My journey to write this book started with a phone call, in fact, several phone calls to a B.H. Carroll faculty member, Dr. Edward David Cook, founder of the Whitefield Institute for Bio-Medical Ethics and the Oxford Centre for Mission Studies (OCMS) in Oxford, England. The Trustees of Buckner International graciously offered me a two-month sabbatical in the summer of 2017. I chose to study under Dr. Cook during my time at OCMS, but prior to that week in Oxford, I called Dr. Cook to prepare for our time together. On the first call, he asked me, rather pointedly, “What do you plan to study at Oxford?” On the second call, he asked “What specifically to you plan to study here at Oxford?” I had a better answer than the first time but felt I wasn't hitting the mark. On the third call he asked, “What precisely do you plan to study at Oxford?” Before I could answer he said, “The problem with you Americans is that you try to take something good and make it better, but that is not the Oxford way. At Oxford, we find a problem and solve it, so what is your problem?
I said, “Dr. Cook, as a matter of fact, I do have a problem I am trying to solve. All my life and throughout my theological training, I have come to learn of our two teams. One team is highly focused on evangelism, church planting, missions, and outreach, you know, eternal and spiritual issues. The other team seems to be hyper-focused on the here and now, like needs of food, water, clothing, shelter, and the well-being of people they serve, a focus on physical issues. These two teams don’t always play well together, in fact, they often throw rocks at each other. The spiritually-focused team rarely addresses physical issues and the physically-focused team rarely mentions anything about Jesus, the Savior. So, my problem is that I don’t see this false dichotomy, these two teams in Jesus.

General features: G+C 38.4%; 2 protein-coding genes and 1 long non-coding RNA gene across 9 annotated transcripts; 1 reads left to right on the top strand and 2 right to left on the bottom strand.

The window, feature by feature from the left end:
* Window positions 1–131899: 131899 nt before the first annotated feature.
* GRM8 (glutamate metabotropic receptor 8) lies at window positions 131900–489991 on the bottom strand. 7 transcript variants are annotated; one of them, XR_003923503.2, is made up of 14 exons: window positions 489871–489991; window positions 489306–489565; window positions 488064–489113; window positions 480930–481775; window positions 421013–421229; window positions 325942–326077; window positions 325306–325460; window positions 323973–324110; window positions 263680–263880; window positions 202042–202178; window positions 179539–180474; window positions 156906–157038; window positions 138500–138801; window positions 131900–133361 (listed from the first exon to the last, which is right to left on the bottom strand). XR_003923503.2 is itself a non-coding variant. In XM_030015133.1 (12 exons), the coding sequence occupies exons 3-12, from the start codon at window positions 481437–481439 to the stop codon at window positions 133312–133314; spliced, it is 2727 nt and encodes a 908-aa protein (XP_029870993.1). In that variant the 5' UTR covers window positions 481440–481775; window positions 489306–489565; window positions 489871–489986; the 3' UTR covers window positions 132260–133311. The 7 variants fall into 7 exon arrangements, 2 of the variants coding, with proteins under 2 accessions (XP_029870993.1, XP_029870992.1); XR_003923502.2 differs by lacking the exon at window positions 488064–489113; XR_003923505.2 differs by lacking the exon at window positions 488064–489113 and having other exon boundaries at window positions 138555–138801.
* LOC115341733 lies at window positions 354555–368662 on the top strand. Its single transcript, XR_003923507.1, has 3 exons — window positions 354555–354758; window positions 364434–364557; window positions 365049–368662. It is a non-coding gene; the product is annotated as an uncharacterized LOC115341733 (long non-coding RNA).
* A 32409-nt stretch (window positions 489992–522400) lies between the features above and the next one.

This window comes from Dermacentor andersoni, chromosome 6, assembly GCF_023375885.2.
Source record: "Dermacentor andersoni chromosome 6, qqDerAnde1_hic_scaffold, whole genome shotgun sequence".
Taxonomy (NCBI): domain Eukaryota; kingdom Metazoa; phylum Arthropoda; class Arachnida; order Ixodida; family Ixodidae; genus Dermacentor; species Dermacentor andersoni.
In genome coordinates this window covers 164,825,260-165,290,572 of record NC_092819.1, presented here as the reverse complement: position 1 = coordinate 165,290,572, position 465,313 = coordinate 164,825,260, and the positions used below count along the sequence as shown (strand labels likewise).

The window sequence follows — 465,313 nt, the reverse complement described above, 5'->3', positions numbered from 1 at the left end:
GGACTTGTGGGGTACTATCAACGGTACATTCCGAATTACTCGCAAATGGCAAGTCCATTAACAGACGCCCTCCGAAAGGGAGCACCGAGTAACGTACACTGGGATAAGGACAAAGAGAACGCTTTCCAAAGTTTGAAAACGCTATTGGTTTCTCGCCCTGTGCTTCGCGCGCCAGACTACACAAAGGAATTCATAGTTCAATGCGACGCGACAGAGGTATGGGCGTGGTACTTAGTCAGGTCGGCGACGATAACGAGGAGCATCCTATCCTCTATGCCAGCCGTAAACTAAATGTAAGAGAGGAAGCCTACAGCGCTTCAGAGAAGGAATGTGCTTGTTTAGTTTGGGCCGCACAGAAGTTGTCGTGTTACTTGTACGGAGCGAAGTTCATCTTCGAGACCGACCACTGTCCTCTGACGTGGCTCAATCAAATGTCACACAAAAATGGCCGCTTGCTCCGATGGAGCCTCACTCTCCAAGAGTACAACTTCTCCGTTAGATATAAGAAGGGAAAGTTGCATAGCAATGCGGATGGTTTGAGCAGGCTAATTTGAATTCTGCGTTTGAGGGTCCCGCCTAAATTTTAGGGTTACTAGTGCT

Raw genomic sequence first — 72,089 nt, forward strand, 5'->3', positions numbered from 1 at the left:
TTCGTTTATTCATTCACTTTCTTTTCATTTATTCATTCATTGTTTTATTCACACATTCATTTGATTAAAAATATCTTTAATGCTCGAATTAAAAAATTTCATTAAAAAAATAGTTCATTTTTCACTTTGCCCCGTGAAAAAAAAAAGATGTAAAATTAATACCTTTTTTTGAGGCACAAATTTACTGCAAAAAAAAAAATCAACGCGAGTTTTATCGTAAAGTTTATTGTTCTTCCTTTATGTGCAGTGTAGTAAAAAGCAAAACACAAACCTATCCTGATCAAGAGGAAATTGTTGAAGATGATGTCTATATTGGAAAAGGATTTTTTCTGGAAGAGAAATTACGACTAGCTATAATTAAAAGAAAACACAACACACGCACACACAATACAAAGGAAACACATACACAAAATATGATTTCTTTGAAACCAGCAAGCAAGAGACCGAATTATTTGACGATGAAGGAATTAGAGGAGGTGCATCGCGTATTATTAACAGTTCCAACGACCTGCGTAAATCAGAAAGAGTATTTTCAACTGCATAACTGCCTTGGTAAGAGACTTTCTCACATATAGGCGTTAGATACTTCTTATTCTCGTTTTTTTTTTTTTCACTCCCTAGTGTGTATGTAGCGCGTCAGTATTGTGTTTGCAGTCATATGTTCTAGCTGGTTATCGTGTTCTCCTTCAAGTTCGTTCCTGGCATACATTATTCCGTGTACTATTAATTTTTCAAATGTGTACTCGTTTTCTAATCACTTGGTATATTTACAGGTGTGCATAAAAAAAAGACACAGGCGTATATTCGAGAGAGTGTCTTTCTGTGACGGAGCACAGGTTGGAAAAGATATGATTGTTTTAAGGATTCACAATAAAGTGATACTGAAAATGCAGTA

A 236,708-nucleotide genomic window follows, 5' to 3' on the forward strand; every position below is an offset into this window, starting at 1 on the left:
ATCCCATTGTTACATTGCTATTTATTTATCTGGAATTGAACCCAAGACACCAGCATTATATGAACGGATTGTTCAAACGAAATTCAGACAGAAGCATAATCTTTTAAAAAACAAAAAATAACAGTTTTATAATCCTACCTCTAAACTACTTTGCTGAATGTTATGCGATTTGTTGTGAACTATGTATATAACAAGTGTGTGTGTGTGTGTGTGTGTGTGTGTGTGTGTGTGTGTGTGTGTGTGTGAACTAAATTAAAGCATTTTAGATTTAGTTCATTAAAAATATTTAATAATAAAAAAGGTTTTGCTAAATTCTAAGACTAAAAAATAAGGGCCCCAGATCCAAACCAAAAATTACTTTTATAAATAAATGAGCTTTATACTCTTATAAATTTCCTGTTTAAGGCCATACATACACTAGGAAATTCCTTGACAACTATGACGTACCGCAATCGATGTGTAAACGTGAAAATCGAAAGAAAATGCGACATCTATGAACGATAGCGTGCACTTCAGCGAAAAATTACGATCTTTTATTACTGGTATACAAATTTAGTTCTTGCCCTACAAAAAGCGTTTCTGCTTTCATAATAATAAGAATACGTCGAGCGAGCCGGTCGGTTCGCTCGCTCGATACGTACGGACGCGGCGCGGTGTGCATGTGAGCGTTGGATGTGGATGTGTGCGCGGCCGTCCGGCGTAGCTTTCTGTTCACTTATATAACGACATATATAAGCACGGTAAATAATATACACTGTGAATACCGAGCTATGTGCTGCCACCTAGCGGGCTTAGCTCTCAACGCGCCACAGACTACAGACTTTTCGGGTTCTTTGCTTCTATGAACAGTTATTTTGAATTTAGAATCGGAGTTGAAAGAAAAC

Now, I was trained up on the evangelism-missions-church planting Team. Yet, today, I serve on a human welfare Team at Buckner. To prove my point, I studied this passage in Luke 10:1-9, a missionary commissioning to prove my point. After listening to my problem, Dr. Cook said, it sounds like you have a good problem. We will focus on that issue at Oxford.
“Ready, Set, Now What? Best Practices for Ministry Effectiveness”
My topic from Luke 10:1-9 is “Ready, Set, Now What? Best practices for Ministry Effectiveness.” Here you are. Educated, studied, trained, and ready. But now, what? What should you know as you begin the plunge into ministry with the finest theological education behind you? I would like to share a few principles I've learned along the way that emerge from the commissioning of the 72 with the words of Jesus.
Principle # 1: Ministry is a Team Sport
The first principle is that ministry is a team sport. If you think a life of ministry is to be done alone, like the Lone Ranger, you are dead already. There is a reason why “the Lord appointed 72 others and sent them out two by two ahead of him to every town he was about to visit.” Ministry is about community. Ministry is about relationships. And the most important relationships are in your home. Your spouse, your children represent your first and most important place of ministry. You are to serve them first and foremost. They are the church that meets in your home.